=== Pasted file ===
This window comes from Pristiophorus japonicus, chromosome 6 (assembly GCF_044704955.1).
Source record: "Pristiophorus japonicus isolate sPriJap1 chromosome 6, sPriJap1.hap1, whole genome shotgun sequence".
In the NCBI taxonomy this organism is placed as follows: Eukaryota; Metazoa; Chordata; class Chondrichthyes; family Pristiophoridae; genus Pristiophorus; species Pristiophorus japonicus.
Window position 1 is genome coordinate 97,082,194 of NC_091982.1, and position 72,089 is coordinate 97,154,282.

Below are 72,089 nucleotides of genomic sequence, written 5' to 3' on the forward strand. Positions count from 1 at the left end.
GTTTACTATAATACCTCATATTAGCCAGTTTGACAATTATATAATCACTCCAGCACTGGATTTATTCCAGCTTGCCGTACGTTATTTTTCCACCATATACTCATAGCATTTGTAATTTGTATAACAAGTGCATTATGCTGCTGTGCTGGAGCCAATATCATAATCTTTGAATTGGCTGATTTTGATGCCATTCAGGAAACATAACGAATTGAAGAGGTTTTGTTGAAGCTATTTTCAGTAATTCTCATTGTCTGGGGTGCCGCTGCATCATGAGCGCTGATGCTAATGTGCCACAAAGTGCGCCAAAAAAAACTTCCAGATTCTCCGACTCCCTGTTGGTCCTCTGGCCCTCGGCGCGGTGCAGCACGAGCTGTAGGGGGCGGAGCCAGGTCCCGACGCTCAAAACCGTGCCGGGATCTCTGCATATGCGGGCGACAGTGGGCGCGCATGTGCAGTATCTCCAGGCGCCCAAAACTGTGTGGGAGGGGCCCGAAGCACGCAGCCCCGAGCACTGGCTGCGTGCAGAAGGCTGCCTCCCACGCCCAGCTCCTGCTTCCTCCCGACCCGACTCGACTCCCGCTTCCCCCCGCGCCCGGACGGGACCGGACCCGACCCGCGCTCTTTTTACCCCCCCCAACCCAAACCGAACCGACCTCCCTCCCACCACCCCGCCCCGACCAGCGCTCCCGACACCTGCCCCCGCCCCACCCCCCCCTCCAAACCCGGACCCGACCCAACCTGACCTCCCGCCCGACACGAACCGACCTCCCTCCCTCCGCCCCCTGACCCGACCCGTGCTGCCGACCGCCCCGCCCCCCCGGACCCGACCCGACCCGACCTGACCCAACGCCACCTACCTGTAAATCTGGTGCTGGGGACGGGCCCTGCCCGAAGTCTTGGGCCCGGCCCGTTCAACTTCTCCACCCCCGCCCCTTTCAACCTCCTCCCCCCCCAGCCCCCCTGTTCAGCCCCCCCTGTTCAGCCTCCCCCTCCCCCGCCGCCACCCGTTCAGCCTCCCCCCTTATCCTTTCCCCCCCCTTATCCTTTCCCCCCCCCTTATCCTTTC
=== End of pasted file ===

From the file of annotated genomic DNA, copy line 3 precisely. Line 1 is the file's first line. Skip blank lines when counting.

In the NCBI taxonomy this organism is placed as follows: Eukaryota; Metazoa; Chordata; class Chondrichthyes; family Pristiophoridae; genus Pristiophorus; species Pristiophorus japonicus.